OBJECTIVE: Type 2 diabetes is a risk factor for cognitive impairment. We examined the relation of glycemia, lipids, blood pressure (BP), hypertension history, and statin use with cognition in the Glycemia Reduction Approaches in Diabetes: A Comparative Effectiveness Study (GRADE). RESEARCH DESIGN AND METHODS: Cross-sectional analyses from GRADE at baseline examined the association of glycemia (hemoglobin A1c [HbA1c]), LDL, systolic BP (SBP) and diastolic BP (DBP), hypertension history, and statin use with cognition assessed by the Spanish English Verbal Learning Test, letter and animal fluency tests, and Digit Symbol Substitution Test (DSST). RESULTS: Among 5,047 GRADE participants, 5,018 (99.4%) completed cognitive assessments. Their mean age was 56.7 ± 10.0 years, and 36.4% were women. Mean diabetes duration was 4.0 ± 2.7 years. HbA1c was not related to cognition. Higher LDL was related to modestly worse DSST scores, whereas statin use was related to modestly better DSST scores. SBP between 120 and 139 mmHg and DBP between 80 and 89 mmHg were related to modestly better DSST scores. Hypertension history was not related to cognition. CONCLUSIONS: In people with type 2 diabetes of a mean duration of <5 years, lower LDL and statin use were related to modestly better executive cognitive function. SBP levels in the range of 120-139 mmHg and DBP levels in the range of 80-89 mmHg, but not lower levels, were related to modestly better executive function. These differences may not be clinically significant.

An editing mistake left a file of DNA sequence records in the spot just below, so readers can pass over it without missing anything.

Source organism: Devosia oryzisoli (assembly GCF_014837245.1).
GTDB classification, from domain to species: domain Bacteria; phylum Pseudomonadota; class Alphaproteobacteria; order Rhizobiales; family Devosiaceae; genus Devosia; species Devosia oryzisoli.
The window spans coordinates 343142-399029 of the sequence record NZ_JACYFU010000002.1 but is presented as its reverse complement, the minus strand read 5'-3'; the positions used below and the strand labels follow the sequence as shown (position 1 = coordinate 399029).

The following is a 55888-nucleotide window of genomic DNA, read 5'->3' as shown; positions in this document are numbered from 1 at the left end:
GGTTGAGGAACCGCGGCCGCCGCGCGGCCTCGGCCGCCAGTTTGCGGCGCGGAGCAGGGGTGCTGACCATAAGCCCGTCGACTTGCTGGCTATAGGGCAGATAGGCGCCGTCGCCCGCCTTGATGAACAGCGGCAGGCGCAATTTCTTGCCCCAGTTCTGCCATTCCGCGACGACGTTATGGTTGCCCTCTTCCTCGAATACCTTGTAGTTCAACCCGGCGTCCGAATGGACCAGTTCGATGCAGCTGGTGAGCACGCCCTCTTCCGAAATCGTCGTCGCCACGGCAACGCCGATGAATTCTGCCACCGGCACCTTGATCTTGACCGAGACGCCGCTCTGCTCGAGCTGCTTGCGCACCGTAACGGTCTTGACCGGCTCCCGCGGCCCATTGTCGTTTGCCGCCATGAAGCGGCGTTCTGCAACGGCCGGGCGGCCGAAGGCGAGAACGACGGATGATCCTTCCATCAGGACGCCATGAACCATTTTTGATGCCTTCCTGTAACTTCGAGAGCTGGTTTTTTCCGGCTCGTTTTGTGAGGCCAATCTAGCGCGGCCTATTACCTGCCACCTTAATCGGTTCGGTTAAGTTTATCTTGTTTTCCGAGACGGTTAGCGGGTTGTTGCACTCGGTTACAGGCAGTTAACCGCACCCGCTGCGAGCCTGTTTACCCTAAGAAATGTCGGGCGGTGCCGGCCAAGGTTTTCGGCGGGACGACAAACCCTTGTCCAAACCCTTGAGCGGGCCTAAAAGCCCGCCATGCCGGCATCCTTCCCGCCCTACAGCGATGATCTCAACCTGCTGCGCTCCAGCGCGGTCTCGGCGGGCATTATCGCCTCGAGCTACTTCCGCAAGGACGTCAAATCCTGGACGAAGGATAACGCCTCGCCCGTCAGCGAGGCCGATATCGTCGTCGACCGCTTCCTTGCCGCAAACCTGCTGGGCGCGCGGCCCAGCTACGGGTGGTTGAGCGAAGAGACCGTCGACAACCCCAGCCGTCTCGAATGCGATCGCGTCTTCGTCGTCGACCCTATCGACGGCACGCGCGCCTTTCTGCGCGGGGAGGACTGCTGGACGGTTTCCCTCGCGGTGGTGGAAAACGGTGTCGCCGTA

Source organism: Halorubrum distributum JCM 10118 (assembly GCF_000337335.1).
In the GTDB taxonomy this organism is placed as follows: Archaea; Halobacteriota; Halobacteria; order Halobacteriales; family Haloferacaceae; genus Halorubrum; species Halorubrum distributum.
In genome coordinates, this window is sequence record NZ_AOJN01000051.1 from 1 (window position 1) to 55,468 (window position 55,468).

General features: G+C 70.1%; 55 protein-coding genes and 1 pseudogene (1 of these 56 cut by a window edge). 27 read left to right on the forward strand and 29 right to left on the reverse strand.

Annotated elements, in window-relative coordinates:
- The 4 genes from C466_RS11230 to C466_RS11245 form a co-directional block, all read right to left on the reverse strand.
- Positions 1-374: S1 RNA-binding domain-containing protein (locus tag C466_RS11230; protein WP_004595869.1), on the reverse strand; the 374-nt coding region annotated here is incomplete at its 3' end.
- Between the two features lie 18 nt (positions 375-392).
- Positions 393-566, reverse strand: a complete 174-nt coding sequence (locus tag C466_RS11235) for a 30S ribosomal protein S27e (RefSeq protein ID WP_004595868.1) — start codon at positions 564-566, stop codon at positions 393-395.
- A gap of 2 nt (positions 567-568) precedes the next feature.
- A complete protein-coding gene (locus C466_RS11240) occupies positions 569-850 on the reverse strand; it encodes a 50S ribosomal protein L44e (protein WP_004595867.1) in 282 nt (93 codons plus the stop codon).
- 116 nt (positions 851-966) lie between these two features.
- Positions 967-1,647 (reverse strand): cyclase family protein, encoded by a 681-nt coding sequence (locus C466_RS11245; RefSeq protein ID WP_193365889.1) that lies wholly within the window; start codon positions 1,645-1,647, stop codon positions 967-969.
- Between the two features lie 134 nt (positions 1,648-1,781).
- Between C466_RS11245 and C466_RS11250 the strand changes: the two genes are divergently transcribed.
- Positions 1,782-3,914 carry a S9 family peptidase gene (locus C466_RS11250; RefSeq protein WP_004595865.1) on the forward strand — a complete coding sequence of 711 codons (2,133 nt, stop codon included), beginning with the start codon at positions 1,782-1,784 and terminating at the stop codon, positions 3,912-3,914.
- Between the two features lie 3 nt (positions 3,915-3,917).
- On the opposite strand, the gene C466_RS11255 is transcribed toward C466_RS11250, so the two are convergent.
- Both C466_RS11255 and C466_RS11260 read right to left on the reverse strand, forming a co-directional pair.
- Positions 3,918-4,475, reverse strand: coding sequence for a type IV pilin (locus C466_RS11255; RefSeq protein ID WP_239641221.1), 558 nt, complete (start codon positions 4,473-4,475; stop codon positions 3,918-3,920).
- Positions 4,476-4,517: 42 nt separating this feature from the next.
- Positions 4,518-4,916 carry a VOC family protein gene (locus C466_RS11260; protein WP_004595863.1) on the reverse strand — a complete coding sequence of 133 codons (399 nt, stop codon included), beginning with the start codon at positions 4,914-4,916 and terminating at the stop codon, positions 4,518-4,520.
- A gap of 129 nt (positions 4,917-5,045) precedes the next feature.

ASJC Scopus subject areas
- Internal Medicine
- Endocrinology, Diabetes and Metabolism
- Advanced and Specialized Nursing